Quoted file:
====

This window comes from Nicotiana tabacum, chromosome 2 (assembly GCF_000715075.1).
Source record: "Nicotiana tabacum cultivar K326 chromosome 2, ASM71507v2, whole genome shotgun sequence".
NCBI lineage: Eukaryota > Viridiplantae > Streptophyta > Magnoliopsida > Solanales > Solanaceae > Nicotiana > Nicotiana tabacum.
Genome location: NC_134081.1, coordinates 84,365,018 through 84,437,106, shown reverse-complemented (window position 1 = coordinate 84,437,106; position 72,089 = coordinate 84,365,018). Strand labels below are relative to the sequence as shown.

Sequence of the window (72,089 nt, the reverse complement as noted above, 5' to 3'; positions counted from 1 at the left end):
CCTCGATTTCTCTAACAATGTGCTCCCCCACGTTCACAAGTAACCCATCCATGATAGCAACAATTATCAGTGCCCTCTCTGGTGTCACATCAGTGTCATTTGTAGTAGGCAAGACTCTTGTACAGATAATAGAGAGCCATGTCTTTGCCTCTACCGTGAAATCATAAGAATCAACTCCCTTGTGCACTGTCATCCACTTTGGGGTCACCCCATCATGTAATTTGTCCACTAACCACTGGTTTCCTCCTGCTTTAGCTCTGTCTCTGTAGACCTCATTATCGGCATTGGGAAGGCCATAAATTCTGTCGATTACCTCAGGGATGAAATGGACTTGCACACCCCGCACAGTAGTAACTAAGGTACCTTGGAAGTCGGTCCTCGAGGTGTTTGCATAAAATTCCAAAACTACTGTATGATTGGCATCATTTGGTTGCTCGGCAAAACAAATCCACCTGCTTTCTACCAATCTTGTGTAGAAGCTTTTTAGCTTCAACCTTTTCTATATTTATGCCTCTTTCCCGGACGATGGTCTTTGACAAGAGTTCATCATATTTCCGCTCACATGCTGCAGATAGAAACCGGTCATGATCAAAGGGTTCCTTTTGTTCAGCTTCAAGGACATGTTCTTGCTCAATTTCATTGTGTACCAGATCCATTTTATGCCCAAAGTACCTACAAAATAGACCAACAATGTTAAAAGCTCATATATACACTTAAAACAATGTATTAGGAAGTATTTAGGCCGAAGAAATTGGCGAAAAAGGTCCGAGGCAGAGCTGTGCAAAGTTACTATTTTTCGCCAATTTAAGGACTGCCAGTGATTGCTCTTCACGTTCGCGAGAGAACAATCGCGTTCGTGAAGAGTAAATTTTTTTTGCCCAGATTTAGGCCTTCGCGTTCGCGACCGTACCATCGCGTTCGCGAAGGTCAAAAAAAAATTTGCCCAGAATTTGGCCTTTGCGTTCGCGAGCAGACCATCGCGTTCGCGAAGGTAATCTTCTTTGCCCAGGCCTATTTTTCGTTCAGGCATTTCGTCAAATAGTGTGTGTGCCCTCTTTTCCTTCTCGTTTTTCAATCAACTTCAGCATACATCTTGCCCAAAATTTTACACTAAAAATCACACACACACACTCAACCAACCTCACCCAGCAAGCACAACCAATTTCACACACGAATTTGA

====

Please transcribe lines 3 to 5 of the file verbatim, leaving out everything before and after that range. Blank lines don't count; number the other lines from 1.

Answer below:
NCBI lineage: Eukaryota > Viridiplantae > Streptophyta > Magnoliopsida > Solanales > Solanaceae > Nicotiana > Nicotiana tabacum.
Genome location: NC_134081.1, coordinates 84,365,018 through 84,437,106, shown reverse-complemented (window position 1 = coordinate 84,437,106; position 72,089 = coordinate 84,365,018). Strand labels below are relative to the sequence as shown.

Sequence of the window (72,089 nt, the reverse complement as noted above, 5' to 3'; positions counted from 1 at the left end):